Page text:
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 Post subject: Re: Gaming Build - Advice
PostPosted: Wed May 22, 2013 3:04 pm 
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Joined: Tue Nov 02, 2004 12:22 pm
Posts: 1920
Location: Guatemala
HawkSight wrote:
- Well I jumped on the deal that NCIX is running for the Define R4 at $69.99, so I'm going full ATX. Alot of the uATX boards I saw have mixed reviews and it looks like Fan Xpert 2 is pretty awesome so I'm going with ASUS P8Z77-V.
Well the price of the R4 is really good, i got mine on sale at $80, but $70 is the best i seen, so good buy, really well worth more than that. Now on the mobo, its up to you, $100 is a lot of money (cpu combo + LK mobo), as i said you got work arounds, fanxpert 1 is still good, just has some limiations. The R4 comes with 140mm fans and a frontal fan controller, you can lower the frontal fans with it, its not a big deal, the nice thing about fanxpert is that you can dinamically control all the fans depending on certain conditions, but for $100 saving... i would probably just deal with the manual fan controller that the case already brings for free. The CPU 4pin heathers are much easier to work with, as asus bios restricion is in my case drop down to 20%, so it should drop down the TY147 easily to 700rpm that most can (although on paper says 900 by thermalright). Overall I dont want you to go with neither, just that i would weight the $100 vs what else you gain besides fanXpert2, personally i do want fanXpert2 when i rebuild on a GENE VI, but i just waste money on this hobby.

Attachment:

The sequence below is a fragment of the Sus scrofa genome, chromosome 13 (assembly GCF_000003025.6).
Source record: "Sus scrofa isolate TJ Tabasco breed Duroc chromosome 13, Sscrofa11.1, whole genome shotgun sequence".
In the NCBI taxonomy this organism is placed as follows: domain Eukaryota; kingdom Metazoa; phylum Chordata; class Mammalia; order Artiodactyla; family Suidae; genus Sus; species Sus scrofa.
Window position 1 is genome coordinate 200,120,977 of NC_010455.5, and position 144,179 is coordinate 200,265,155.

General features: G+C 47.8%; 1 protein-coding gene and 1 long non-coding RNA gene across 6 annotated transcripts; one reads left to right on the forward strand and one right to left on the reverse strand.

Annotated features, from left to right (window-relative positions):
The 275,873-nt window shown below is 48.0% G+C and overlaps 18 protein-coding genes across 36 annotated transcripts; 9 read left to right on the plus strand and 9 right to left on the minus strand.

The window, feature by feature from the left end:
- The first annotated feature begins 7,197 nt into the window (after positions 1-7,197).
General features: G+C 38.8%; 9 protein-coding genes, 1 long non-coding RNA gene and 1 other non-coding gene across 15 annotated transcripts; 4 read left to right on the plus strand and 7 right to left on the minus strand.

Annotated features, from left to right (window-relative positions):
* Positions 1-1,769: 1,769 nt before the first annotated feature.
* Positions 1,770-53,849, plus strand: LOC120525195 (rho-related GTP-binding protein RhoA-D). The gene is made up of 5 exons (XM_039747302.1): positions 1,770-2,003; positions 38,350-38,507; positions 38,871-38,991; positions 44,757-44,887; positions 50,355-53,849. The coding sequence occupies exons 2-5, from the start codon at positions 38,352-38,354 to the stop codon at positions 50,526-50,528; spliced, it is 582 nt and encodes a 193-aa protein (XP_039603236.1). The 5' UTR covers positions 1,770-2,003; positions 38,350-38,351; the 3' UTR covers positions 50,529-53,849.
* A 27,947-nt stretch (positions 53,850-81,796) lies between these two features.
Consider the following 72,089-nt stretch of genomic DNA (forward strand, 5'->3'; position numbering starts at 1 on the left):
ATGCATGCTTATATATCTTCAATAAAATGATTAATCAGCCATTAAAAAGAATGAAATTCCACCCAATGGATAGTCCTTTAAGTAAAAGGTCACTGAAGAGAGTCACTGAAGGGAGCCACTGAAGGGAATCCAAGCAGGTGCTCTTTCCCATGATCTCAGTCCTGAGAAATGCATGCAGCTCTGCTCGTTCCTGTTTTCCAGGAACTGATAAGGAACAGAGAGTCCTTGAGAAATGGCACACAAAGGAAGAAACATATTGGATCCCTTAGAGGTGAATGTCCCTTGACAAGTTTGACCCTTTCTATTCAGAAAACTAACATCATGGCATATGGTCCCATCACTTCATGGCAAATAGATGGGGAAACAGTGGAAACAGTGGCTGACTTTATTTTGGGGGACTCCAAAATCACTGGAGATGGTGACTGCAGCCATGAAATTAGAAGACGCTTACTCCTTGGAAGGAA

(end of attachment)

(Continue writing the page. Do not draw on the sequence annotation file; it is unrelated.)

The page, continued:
HawkSight wrote:
- Also decided on the Samsung 840 Pro 256gb SSD and will hold off on a second harddrive for now. Will I have to reformat windows when / if I add another drive to the system, like a 3TB red?
This imo is a good call, there is nothing better atm, and i doubt we will see anything significantly better until we see SATA Express on Skylake. You don't need to reformat/reinstall windows, to add the 3tb, just go start>computer(right click)>manage>disk management, search on the bottom for the 3tb and initialize it as GPT (needed for 2tb+ hdds) and then just quick format it and windows should be fine to see it and use it.

HawkSight wrote:
- I'm now looking for a slightly less expensive PSU than the X-650 I had originally chosen, something in the $70-90 range. As mentioned earlier, Seasonic's G 550 looks like a good psu for this price. Any others to check out?

SeaSonic G Series 550-Watt ATX12V/EPS12V SLI Ready CrossFire Ready 80 PLUS GOLD Certified Modular Active PFC Power Supply SSR-550RM
SeaSonic G Series SSR-550RM 550W ATX12V / EPS12V SLI Ready CrossFire Ready 80 PLUS GOLD Certified Modular Active PFC Power Supply

Is a nice option, i just did a build on PS07 and no complains at all, very quiet, but worth mentioning that the fan is always on, very low on idle and still decently quiet under load with a similar setup as what you are building, but it wont be as quiet as X series in terms they are semi pasive PSU, i own a X660 and i never ever heard the fan, i do stand up sometimes to see if it is on, and very few times i see it spin... really nice PSU the X series. But if you are looking to save some, i think the G550 is the best choice at that price range. I was hopping we see a review from SPCR on it, but no luck, but they did review the lower Watt, Seasonic G360 PSU: High efficiency & performance, low price. If you wish to read more reviews, check